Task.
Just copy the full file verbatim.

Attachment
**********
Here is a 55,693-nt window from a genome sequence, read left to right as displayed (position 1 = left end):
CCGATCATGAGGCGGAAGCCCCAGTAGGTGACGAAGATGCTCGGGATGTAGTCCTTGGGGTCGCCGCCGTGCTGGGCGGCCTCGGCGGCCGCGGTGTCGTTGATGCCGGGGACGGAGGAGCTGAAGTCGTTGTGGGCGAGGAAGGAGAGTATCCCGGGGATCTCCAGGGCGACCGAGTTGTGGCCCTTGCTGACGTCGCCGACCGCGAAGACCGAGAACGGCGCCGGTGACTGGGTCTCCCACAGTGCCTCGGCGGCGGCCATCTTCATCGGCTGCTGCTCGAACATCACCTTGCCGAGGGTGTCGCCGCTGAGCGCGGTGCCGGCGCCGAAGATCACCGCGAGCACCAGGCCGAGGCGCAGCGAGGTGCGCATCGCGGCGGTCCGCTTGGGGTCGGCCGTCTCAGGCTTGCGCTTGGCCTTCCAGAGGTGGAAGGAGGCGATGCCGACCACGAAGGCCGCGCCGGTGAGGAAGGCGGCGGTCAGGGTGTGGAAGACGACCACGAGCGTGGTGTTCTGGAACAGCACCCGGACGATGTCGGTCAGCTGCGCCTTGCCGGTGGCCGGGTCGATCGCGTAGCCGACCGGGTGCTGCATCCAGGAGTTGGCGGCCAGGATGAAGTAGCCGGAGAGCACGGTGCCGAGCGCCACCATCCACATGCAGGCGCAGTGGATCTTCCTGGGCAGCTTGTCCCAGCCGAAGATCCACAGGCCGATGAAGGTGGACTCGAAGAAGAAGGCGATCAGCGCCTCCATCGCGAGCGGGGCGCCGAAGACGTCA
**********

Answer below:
Here is a 55,693-nt window from a genome sequence, read left to right as displayed (position 1 = left end):
CCGATCATGAGGCGGAAGCCCCAGTAGGTGACGAAGATGCTCGGGATGTAGTCCTTGGGGTCGCCGCCGTGCTGGGCGGCCTCGGCGGCCGCGGTGTCGTTGATGCCGGGGACGGAGGAGCTGAAGTCGTTGTGGGCGAGGAAGGAGAGTATCCCGGGGATCTCCAGGGCGACCGAGTTGTGGCCCTTGCTGACGTCGCCGACCGCGAAGACCGAGAACGGCGCCGGTGACTGGGTCTCCCACAGTGCCTCGGCGGCGGCCATCTTCATCGGCTGCTGCTCGAACATCACCTTGCCGAGGGTGTCGCCGCTGAGCGCGGTGCCGGCGCCGAAGATCACCGCGAGCACCAGGCCGAGGCGCAGCGAGGTGCGCATCGCGGCGGTCCGCTTGGGGTCGGCCGTCTCAGGCTTGCGCTTGGCCTTCCAGAGGTGGAAGGAGGCGATGCCGACCACGAAGGCCGCGCCGGTGAGGAAGGCGGCGGTCAGGGTGTGGAAGACGACCACGAGCGTGGTGTTCTGGAACAGCACCCGGACGATGTCGGTCAGCTGCGCCTTGCCGGTGGCCGGGTCGATCGCGTAGCCGACCGGGTGCTGCATCCAGGAGTTGGCGGCCAGGATGAAGTAGCCGGAGAGCACGGTGCCGAGCGCCACCATCCACATGCAGGCGCAGTGGATCTTCCTGGGCAGCTTGTCCCAGCCGAAGATCCACAGGCCGATGAAGGTGGACTCGAAGAAGAAGGCGATCAGCGCCTCCATCGCGAGCGGGGCGCCGAAGACGTCA